The defendant is an Illinois not-for-profit corporation with its principal place of business located at 25 North Winfield Road, Winfield, Illinois. Dkt. No. 8-2 at ¶7. It provides health care services at locations in Illinois. Id. at ¶¶4, 7.

         The plaintiff alleges that the parties entered into a Professional Services Agreement dated April 1, 2014, (the “First PSA”) under which the plaintiff “agreed to provide revenue cycle vendor performance management services and revenue cycle support to the [defendant] and one or more of its affiliate corporations” for a three-year period. Dkt. No. 1 at ¶8. The defendant executed that contract after a meeting in DuPage County, Illinois. Dkt. No. 8-1 at ¶12. The First PSA contains a choice of law provision selecting Illinois law as the governing law. Dkt. No. 1-1, §9.6.

         During the term of the First PSA, the plaintiff alleges that the defendant “asked to renegotiate the payment terms” of the contract. Dkt. No. 1 at ¶11. The plaintiff alleges that it agreed to adjust the payment terms “[a]s a business courtesy to its new client, ” and the parties entered a second Professional Services Agreement dated July 1, 2014, (the “Second PSA”). Id. at ¶12. The defendant executed the Second PSA contract in St. Charles, Illinois. Dkt. No. 8-1 at ¶13. The plaintiff alleges that, “[b]y its terms, the Second Agreement replaced the First Agreement.” Dkt. No. 1 at ¶12. Like the First PSA, the Second PSA is governed by Illinois law. Dkt. No. 1-2, §9.6.

         The plaintiff alleges that on July 13, 2015, during the term of the Second PSA, the defendant notified the plaintiff of its decision to terminate the Second PSA without cause effective August 14, 2015. Dkt. No. 1 at ¶16. According to the plaintiff, the defendant breached the payment terms of both the First PSA and Second PSA by failing to pay “all earned but unpaid” amounts within thirty days of the defendant's termination of the Second PSA. Id. at ¶¶17-20. The plaintiff pleaded four causes of action: breach of contract as to the First PSA (Count I, dkt. no. 1 at 5); breach of contract as to the Second PSA (Count II, dkt. no. 1 at 5), quantum meruit (Count III, dkt. no. 1 at 6); and unjust enrichment (Count IV, dkt. no. 1 at 7).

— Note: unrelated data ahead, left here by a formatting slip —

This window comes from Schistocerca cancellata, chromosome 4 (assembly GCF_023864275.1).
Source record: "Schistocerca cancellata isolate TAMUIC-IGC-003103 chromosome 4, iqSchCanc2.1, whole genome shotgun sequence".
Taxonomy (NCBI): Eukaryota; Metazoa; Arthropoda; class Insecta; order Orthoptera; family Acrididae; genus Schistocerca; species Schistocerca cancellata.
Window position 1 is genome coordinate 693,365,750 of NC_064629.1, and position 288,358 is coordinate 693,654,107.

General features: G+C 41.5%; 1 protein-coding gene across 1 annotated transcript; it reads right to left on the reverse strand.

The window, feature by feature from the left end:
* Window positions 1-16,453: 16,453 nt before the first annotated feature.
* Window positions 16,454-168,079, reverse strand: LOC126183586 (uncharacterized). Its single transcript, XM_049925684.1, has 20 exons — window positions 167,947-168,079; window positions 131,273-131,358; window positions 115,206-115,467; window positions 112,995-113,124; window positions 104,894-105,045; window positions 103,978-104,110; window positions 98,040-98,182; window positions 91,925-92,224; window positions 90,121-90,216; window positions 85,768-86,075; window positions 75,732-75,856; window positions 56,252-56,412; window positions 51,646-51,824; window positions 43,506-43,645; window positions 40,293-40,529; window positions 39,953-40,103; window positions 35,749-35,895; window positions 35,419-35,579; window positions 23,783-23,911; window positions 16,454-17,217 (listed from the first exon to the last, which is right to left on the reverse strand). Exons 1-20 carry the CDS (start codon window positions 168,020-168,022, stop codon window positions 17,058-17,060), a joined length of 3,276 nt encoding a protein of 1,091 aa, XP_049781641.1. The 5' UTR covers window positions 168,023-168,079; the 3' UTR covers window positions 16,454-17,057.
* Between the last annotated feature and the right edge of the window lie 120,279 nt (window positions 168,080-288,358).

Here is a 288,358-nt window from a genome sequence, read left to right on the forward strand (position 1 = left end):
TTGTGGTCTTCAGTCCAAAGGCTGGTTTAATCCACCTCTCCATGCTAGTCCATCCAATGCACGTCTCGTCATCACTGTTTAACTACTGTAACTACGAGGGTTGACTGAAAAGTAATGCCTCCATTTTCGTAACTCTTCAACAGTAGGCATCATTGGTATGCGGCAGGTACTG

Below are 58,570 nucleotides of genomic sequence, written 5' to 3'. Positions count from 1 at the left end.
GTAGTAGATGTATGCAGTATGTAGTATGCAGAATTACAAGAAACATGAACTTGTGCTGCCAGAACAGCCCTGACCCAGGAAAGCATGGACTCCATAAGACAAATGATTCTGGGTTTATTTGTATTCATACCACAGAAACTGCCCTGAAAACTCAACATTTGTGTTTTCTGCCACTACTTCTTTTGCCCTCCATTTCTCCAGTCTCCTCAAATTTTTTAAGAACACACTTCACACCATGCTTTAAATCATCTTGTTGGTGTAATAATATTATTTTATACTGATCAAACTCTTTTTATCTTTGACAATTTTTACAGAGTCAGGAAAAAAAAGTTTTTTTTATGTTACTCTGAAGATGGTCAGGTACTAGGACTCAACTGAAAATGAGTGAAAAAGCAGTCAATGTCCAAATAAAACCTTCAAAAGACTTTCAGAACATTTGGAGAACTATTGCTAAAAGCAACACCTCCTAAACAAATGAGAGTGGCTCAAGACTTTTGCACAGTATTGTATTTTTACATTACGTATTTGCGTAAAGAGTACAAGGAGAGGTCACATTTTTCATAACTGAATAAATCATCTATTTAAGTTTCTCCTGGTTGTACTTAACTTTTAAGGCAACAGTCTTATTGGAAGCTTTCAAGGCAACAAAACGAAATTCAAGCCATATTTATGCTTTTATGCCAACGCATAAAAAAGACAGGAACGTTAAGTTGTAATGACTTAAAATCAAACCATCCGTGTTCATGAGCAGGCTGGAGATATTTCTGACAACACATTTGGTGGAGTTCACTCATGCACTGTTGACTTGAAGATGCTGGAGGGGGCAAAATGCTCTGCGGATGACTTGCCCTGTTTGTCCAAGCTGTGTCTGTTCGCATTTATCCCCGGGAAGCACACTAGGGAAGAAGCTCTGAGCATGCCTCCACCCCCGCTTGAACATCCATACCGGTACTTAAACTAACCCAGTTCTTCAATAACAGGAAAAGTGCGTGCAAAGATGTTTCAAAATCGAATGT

On the date the plaintiff filed the complaint (May 6, 2016), the defendant:

* “was not engaged in conducting or transacting any business or performing any services at any location” in Wisconsin (Dkt. No. 8-2 at ¶8(a));
* “was not authorized, licensed or registered by or with any authority within” Wisconsin “to conduct or transact any business or to perform any services there” (Id. at ¶8(b));
* “did not own, operate, lease, occupy or maintain any office, facility, or other real property” in Wisconsin (Id. at ¶8(c));
* “did not employ any employees” in Wisconsin (Id. at ¶8(d)):
* “had no designated, appointed or registered agent or office for accepting service of process” in Wisconsin (Id. at ¶8(e));
* “was under no obligation to pay, or withhold any taxes payable, to the State of Wisconsin or to any of its political ...